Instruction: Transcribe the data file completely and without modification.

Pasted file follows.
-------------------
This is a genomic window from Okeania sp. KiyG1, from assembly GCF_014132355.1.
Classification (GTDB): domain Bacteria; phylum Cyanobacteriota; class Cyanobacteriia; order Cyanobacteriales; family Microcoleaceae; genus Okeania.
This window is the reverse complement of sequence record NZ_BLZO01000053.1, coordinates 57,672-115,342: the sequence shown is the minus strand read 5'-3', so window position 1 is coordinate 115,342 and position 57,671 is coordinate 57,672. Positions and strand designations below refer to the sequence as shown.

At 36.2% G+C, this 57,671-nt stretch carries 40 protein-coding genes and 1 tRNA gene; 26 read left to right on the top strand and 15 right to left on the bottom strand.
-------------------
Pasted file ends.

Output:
This is a genomic window from Okeania sp. KiyG1, from assembly GCF_014132355.1.
Classification (GTDB): domain Bacteria; phylum Cyanobacteriota; class Cyanobacteriia; order Cyanobacteriales; family Microcoleaceae; genus Okeania.
This window is the reverse complement of sequence record NZ_BLZO01000053.1, coordinates 57,672-115,342: the sequence shown is the minus strand read 5'-3', so window position 1 is coordinate 115,342 and position 57,671 is coordinate 57,672. Positions and strand designations below refer to the sequence as shown.

At 36.2% G+C, this 57,671-nt stretch carries 40 protein-coding genes and 1 tRNA gene; 26 read left to right on the top strand and 15 right to left on the bottom strand.